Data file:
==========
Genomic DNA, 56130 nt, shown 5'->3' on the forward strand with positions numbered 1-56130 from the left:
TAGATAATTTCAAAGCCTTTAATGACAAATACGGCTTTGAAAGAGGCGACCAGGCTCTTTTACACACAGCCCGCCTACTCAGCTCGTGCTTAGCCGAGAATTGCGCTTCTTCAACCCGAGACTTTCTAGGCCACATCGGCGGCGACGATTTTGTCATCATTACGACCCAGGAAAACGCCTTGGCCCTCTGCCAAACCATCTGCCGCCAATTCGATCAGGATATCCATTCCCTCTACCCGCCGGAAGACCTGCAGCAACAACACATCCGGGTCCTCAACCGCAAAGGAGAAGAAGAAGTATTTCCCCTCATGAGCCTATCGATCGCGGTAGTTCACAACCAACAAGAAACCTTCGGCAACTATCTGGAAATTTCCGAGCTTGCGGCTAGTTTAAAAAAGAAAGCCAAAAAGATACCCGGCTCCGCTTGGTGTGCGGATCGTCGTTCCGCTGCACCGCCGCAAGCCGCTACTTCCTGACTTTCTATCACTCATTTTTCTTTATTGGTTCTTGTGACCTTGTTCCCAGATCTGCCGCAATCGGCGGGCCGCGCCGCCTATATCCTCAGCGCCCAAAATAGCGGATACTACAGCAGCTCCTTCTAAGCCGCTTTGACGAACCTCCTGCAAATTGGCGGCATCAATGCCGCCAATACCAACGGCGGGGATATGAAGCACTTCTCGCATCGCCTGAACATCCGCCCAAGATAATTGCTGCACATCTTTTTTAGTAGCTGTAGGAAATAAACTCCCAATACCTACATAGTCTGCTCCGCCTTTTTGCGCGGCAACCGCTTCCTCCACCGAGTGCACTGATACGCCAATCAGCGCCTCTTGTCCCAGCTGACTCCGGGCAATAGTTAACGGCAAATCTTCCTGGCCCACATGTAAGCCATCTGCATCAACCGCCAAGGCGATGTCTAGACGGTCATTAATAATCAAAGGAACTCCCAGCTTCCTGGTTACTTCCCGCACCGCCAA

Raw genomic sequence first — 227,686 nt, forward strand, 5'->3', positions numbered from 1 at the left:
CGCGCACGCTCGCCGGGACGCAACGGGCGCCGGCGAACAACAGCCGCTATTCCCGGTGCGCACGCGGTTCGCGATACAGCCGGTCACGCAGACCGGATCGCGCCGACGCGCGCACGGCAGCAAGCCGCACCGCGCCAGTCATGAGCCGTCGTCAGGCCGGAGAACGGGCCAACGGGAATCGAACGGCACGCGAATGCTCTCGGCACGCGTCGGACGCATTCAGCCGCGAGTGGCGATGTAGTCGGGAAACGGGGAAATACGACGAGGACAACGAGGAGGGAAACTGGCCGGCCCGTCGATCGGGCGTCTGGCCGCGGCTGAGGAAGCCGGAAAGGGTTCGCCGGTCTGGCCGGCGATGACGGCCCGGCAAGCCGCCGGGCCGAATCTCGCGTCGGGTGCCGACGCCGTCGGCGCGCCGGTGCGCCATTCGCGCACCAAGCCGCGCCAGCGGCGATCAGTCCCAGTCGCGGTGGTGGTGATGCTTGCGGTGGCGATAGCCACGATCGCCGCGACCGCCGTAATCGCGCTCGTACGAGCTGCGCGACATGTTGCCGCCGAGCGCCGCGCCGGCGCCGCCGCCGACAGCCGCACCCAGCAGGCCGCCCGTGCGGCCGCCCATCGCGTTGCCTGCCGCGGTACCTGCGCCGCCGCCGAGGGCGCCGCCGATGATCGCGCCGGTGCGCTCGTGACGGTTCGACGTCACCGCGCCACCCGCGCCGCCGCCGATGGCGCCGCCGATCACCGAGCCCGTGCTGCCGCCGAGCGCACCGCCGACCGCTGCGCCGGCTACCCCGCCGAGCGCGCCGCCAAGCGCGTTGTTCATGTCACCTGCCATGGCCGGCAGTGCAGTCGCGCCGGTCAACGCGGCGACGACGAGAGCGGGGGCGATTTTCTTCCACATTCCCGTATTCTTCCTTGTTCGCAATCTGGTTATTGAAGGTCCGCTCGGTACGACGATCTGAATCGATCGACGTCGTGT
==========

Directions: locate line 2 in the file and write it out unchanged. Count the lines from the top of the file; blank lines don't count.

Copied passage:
TAGATAATTTCAAAGCCTTTAATGACAAATACGGCTTTGAAAGAGGCGACCAGGCTCTTTTACACACAGCCCGCCTACTCAGCTCGTGCTTAGCCGAGAATTGCGCTTCTTCAACCCGAGACTTTCTAGGCCACATCGGCGGCGACGATTTTGTCATCATTACGACCCAGGAAAACGCCTTGGCCCTCTGCCAAACCATCTGCCGCCAATTCGATCAGGATATCCATTCCCTCTACCCGCCGGAAGACCTGCAGCAACAACACATCCGGGTCCTCAACCGCAAAGGAGAAGAAGAAGTATTTCCCCTCATGAGCCTATCGATCGCGGTAGTTCACAACCAACAAGAAACCTTCGGCAACTATCTGGAAATTTCCGAGCTTGCGGCTAGTTTAAAAAAGAAAGCCAAAAAGATACCCGGCTCCGCTTGGTGTGCGGATCGTCGTTCCGCTGCACCGCCGCAAGCCGCTACTTCCTGACTTTCTATCACTCATTTTTCTTTATTGGTTCTTGTGACCTTGTTCCCAGATCTGCCGCAATCGGCGGGCCGCGCCGCCTATATCCTCAGCGCCCAAAATAGCGGATACTACAGCAGCTCCTTCTAAGCCGCTTTGACGAACCTCCTGCAAATTGGCGGCATCAATGCCGCCAATACCAACGGCGGGGATATGAAGCACTTCTCGCATCGCCTGAACATCCGCCCAAGATAATTGCTGCACATCTTTTTTAGTAGCTGTAGGAAATAAACTCCCAATACCTACATAGTCTGCTCCGCCTTTTTGCGCGGCAACCGCTTCCTCCACCGAGTGCACTGATACGCCAATCAGCGCCTCTTGTCCCAGCTGACTCCGGGCAATAGTTAACGGCAAATCTTCCTGGCCCACATGTAAGCCATCTGCATCAACCGCCAAGGCGATGTCTAGACGGTCATTAATAATCAAAGGAACTCCCAGCTTCCTGGTTACTTCCCGCACCGCCAA